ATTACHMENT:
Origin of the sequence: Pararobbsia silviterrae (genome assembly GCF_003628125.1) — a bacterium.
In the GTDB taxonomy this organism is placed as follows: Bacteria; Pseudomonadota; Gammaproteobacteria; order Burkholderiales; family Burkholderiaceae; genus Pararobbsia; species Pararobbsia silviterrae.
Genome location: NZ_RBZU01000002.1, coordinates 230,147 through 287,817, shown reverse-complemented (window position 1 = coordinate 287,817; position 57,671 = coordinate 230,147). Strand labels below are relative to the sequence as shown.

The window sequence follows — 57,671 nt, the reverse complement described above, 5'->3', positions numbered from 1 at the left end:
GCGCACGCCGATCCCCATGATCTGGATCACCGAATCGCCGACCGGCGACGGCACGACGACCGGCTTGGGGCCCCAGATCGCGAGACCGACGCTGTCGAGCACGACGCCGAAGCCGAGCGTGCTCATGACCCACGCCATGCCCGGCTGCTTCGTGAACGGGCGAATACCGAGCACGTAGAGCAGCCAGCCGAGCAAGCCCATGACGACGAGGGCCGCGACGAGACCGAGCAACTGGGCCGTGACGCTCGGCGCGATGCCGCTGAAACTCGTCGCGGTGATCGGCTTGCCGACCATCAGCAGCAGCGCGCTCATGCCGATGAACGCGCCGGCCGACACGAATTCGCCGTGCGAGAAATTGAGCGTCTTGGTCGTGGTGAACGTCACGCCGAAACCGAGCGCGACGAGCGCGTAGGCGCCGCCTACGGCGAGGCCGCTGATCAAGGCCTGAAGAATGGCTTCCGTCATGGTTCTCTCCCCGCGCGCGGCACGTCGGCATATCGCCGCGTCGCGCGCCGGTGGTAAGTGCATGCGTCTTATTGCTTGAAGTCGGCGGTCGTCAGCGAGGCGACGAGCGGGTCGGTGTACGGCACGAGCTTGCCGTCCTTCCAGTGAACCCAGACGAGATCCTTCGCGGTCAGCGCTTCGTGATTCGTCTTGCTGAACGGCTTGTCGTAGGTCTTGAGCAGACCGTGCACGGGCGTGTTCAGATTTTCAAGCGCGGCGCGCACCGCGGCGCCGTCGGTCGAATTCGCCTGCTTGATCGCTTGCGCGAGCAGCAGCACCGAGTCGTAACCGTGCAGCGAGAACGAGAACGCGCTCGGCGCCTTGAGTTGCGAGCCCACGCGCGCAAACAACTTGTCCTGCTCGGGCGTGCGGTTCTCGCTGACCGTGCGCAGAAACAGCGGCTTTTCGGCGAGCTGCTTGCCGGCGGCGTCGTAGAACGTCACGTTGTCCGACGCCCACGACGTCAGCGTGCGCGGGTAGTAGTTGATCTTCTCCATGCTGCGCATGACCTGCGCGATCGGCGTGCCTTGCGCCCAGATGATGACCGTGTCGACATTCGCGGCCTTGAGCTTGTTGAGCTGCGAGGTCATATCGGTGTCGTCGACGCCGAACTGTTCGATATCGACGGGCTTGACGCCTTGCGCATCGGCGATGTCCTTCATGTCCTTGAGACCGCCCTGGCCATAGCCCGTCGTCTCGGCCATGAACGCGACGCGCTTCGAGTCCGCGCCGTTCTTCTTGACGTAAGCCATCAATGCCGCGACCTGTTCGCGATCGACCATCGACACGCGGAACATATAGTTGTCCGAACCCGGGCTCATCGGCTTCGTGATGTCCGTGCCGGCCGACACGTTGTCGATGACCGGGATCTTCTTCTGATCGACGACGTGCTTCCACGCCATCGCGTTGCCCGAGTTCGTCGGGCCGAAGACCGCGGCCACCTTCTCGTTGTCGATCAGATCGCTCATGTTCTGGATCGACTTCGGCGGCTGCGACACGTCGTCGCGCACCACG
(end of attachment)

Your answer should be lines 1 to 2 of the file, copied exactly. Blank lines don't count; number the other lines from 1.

Origin of the sequence: Pararobbsia silviterrae (genome assembly GCF_003628125.1) — a bacterium.
In the GTDB taxonomy this organism is placed as follows: Bacteria; Pseudomonadota; Gammaproteobacteria; order Burkholderiales; family Burkholderiaceae; genus Pararobbsia; species Pararobbsia silviterrae.